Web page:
The study is only the latest to show that false memories can be induced, adding to a growing consensus that memory is inherently fragile. Harvard psychologist Daniel Schacter has shown that memory is always in part a construction — a delicate process of rebuilding.

Simply remembering something can leave it slightly changed. Even vivid recollections can get distorted because of the way we recount them to others, our mood or whether we've had enough sleep.

While this changeable, plastic model of memory has become standard in psychology and neuroscience, in the justice system, an older, outdated model persists.

"(It's) the old view that memory works as a videotape," says Porter. "The ancient Greeks used to talk about the storehouse of memory or the wax tablet of memory. That when we perceive our world around us, those perceptions are in our minds permanently, and it's just a matter of getting them out."

The outdated belief that memory is largely infallible supports the use of the Reid police questioning model, an often aggressive technique meant to confirm suspects' guilt rather than uncover the facts. The American technique, which allows interviewers to lie to suspects, has become standard around the world, including in Canada.

"These manipulative tactics aren't enhancing legal decision-making," says Porter. "They're making it more difficult, if not, in fact, impossible."

A well-known U.S. exoneration involving a man convicted on the basis of a Reid technique interrogation is that of Texan Chris Ochoa. Ochoa spent 12 years in prison for a murder he did not commit; he was freed when DNA evidence proved his innocence.

Ochoa confessed to the crime after two 12-hour interrogation sessions that led him to conclude he had no hope of evading conviction.

False memories are responsible for countless false convictions and wrongful imprisonments, Porter believes. The Innocence Project in the U.S. has found that in at least 30 per cent of cases where convicts were exonerated by DNA testing, they had made false confessions. Some of those may have been the result of falsely induced memories.

Porter believes both police and the law need an overhaul in the way they treat testimony and confessions. He argues eyewitness testimony is valuable and can be largely accurate if suspects are questioned in ways that help preserve their recall.

Advocates like Brent Snook, professor of psychology at Memorial University in St. John's, have been trying to change police departments across Canada.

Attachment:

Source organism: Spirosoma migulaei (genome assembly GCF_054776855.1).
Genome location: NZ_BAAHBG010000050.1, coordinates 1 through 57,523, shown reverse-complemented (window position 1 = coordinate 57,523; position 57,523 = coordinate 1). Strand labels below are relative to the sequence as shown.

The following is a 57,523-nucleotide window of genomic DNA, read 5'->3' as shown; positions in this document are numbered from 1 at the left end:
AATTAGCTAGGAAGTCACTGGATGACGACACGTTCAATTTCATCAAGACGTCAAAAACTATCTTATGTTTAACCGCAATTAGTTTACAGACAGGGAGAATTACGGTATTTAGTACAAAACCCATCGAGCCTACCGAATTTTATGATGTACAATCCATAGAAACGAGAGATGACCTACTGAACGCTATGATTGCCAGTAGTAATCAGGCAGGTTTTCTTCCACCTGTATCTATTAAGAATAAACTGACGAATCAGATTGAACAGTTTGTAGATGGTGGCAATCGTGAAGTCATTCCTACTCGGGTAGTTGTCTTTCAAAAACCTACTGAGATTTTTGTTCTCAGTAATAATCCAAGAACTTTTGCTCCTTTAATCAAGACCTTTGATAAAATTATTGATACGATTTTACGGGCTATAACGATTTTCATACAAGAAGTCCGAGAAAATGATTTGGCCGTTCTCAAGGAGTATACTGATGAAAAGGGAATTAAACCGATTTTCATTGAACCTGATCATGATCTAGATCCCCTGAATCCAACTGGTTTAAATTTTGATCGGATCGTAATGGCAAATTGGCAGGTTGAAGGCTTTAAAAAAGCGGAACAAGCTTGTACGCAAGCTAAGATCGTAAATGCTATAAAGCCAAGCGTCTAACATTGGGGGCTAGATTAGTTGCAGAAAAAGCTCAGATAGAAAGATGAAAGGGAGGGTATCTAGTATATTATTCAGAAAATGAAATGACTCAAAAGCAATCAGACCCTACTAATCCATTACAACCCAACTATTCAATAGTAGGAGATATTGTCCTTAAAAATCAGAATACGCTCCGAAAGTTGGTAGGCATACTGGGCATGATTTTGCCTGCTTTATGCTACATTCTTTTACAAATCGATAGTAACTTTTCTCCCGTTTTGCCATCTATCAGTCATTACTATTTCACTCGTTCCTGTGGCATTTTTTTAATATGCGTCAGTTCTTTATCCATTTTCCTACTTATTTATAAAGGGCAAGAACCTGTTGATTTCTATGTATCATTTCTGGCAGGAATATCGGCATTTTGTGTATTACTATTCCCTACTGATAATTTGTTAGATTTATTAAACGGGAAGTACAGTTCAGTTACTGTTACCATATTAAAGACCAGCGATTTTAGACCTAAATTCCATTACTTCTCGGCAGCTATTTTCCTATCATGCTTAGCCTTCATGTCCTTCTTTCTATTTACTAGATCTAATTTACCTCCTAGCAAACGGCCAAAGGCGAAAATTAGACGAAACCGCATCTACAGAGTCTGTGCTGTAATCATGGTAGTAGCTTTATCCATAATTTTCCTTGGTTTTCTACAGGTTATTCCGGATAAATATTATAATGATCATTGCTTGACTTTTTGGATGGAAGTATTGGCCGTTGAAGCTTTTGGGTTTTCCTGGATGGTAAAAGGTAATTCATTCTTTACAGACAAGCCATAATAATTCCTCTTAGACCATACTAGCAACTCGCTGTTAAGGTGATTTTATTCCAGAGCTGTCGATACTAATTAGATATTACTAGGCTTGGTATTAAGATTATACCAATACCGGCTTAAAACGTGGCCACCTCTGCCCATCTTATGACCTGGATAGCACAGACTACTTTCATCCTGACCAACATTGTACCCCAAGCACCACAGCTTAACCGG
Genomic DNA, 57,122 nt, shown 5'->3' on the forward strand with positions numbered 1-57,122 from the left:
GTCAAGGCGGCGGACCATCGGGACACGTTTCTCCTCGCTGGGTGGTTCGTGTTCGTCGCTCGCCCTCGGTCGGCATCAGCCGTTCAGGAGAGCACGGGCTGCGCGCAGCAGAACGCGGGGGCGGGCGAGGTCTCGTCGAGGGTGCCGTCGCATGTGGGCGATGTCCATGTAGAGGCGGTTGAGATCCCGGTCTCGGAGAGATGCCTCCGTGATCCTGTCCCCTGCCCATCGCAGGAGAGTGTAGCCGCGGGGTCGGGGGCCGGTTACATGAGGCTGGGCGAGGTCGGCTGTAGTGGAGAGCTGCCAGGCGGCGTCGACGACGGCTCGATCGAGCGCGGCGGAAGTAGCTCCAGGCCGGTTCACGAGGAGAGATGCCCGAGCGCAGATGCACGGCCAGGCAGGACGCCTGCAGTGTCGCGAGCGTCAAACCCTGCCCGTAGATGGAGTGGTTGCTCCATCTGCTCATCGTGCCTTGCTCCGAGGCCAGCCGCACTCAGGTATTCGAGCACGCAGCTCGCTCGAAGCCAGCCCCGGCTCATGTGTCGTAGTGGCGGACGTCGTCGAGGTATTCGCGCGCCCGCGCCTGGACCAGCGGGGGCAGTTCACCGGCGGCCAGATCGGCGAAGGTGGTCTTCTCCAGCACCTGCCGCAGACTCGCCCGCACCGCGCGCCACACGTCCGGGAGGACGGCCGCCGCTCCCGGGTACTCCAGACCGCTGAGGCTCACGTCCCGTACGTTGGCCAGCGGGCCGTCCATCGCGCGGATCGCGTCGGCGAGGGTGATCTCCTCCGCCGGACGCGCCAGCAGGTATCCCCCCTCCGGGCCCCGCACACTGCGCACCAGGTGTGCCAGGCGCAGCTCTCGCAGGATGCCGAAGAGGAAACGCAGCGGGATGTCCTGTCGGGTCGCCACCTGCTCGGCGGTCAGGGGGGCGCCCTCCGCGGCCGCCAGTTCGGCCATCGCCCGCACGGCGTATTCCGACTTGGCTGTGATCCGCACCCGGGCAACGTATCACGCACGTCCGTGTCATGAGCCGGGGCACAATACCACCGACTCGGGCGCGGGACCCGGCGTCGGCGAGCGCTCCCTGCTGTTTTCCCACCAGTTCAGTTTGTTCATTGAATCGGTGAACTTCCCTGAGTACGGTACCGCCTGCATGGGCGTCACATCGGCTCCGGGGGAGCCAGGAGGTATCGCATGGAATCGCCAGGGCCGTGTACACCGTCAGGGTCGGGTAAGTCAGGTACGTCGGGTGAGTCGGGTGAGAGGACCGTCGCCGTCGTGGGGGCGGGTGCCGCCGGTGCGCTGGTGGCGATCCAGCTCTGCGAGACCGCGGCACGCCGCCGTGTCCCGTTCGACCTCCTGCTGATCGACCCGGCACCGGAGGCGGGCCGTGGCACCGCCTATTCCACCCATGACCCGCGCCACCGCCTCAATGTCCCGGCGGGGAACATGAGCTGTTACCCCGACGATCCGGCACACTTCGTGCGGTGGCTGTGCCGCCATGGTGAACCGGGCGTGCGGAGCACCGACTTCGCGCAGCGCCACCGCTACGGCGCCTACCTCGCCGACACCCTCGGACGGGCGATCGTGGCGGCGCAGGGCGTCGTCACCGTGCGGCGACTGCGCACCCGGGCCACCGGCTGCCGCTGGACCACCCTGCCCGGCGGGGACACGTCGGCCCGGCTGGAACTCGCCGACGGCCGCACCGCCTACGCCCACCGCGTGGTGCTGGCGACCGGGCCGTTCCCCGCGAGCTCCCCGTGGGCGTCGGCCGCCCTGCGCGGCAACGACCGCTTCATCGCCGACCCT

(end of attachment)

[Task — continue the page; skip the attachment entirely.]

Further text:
He's successfully worked with officers at the Royal Newfoundland Constabulary, Peel Regional Police and other forces to stop using Reid and adopt the PEACE model, which has been in use for decades in the United Kingdom and has been adopted in Norway and New Zealand. That model demands officers collect more corroborating evidence before questioning suspects, and doesn't allow threatening or lying. Advocates say it results in stronger cases.

"The message I try to get across to the officers is that memory is like a crime scene," says Snook. "One of the first things you don't want to be doing at a crime scene is contaminating it . . . You make sure no one gets in there and starts moving evidence around."

A separate challenge is changing the court system, says Paul Pearson, a Victoria, B.C. defence lawyer. He says in his 15 years in court, he's heard clients say they made confessions they no longer believe are true. But that has been a tough sell with judges.

"When we go to court as defence lawyers and try to argue to a judge that we should bring in psychological evidence about the frailty of human memory and false memory syndrome, we're often met with a great deal of resistance," he says. "Judges want to be the judges (of whether memories are true)."

There are signs that courts are slowly starting to change, however. Alberta judge Mike Dinkel denounced the Reid technique "in the strongest terms possible" in 2012 for its potential to render false confessions and wrongful imprisonment.

Dinkel made that critique while dismissing aggravated assault charges against daycare owner Christa Lynn Chapple, who had been charged after a child in her care suffered a head injury. Chapple endured an oppressive eight-hour interrogation even though she said at least 24 times she wanted to remain silent, only confessing when her "free will" was broken, said Dinkel.

In the light of Shaw and Porter's discovery that it takes far less than that to trick someone into a false memory, advocates hope that change will come faster to the justice system.

The Toronto Star
I think western people are particularly susceptible towards false memories or just making up childhood events.